Senate Piracy Bill Changed in the Face of Criticism

We were just discussing the Senate’s new piracy bill, COICA, at last night’s CopyNight here in DC.  In the wake of that and EFF’s action alert yesterday, I was glad to see this bit of good news, via Cecilia Kang at the Washington Post. Despite a slow start to the public reaction, I was witness firsthand to a couple of letters from groups of engineers and NGOs taking issue with COICA either in parts or as a whole, it seems like public interest has made a difference.

As Kang reports, the Judiciary Committe made significant changes to the bill in response to strong criticism from technology companies, individual network engineers, ISPs and public interest groups. The bill is far from dead and having not read the draft, it is hard for me to say whether this de-fangs it or not. Based on the list of changes Kang includes in her article, it does seem like some of the most troubling aspects, those that would interfere with network operation, have been weakened or removed. An addition also would bring some liability protection for 3rd parties, a notion that has proved a better balance for other enforcement legislation like the DMCA.

Senate piracy bill changed after criticism by ISPs, engineers, public advocates, Washington Post

4 Replies to “Senate Piracy Bill Changed in the Face of Criticism”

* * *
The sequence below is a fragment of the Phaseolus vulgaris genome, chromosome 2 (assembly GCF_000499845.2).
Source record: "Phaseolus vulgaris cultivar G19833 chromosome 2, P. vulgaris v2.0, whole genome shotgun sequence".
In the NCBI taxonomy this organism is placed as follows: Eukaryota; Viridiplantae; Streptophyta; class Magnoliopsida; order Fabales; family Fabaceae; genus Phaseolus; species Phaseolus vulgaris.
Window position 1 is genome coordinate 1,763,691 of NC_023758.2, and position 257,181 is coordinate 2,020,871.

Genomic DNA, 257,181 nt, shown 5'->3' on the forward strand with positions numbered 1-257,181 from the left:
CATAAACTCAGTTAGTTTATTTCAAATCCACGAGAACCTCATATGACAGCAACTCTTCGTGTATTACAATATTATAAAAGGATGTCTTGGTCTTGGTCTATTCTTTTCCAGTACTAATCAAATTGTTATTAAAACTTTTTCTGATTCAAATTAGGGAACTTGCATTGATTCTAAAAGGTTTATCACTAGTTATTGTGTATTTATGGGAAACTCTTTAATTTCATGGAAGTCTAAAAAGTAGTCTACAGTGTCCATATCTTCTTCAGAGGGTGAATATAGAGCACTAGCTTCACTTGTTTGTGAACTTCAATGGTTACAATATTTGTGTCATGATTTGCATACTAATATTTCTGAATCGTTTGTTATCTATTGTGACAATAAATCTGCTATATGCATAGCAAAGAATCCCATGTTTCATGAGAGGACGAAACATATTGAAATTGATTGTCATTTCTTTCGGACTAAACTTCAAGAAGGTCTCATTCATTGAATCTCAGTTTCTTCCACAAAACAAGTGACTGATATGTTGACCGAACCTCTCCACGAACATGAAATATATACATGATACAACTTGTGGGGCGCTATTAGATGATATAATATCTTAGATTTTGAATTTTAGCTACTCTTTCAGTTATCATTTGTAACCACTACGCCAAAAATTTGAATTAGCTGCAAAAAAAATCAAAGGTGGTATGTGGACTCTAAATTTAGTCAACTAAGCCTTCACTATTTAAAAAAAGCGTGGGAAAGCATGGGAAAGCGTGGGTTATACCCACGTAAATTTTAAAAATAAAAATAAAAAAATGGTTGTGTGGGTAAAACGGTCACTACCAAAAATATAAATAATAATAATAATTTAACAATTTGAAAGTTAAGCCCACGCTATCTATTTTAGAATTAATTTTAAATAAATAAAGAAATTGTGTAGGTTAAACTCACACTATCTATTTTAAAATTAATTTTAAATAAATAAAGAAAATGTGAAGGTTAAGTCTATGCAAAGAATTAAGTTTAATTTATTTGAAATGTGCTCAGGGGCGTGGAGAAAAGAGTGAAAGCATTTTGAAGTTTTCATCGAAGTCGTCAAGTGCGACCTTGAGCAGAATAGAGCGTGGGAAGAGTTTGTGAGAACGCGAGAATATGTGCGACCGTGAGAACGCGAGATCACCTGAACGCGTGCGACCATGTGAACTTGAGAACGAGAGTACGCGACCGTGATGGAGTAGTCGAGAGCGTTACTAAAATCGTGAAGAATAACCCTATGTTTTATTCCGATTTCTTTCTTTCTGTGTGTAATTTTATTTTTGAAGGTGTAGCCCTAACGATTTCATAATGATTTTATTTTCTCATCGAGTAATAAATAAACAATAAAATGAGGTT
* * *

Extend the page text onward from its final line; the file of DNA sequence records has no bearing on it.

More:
1. The changes also make the domain name blacklist (which is just as mandatory as it was before) a *secret*. Totalitarian-regime-style. Kind of an important point to overlook.

    1. I was rushing, as I tend to do with the sole hour I can spare for my daily blogging. However, Kang’s wording didn’t raise a red flag as she emphasized the requirement to publish and left for inference that a list would still be maintained. In skimming through the release, that black list isn’t called out in so many words, rather it is implied by the requirement that once a hostname is acted against, ISPs and registrars are required to continue blocking resolution. The change to which she and you refer is a tweak from the section stating that the AG “may” publish the list, whereas the former draft must have said “shall”.

      It is still possible that the AG would indeed publish the list, though I certainly agree that softening that requirement is troubling. Why on earth would making it possible for the blacklist to be secret be consistent with the other changes made to address public concern? Perhaps the authors were thinking it would be easily overlooked or that they’d take something in the exchange, in making this compromise.

      Several of the folks I’ve talked to at public interest groups who wrote or signed onto letters leading to this change really struggled with whether they should oppose the bill outright or push for changes, usually a more modest and achievable goal. This draft has been moving so quickly it has left little time for consideration even from NGOs who are dedicated to red lining drafts and making detailed responses and recommendations.

      1. Thanks for the reply. I get what you’re saying, but common political sense dictates that If it is possible for the blacklist to be secret, it will be secret. No one should be under any illusions about that.

        1. Don’t get me wrong. I was just calling attention to the twisty way the language changed. I totally agree in terms of how this is most likely to play out in practice. I feel foolish for having missed it but less so for how obfuscated the change was.

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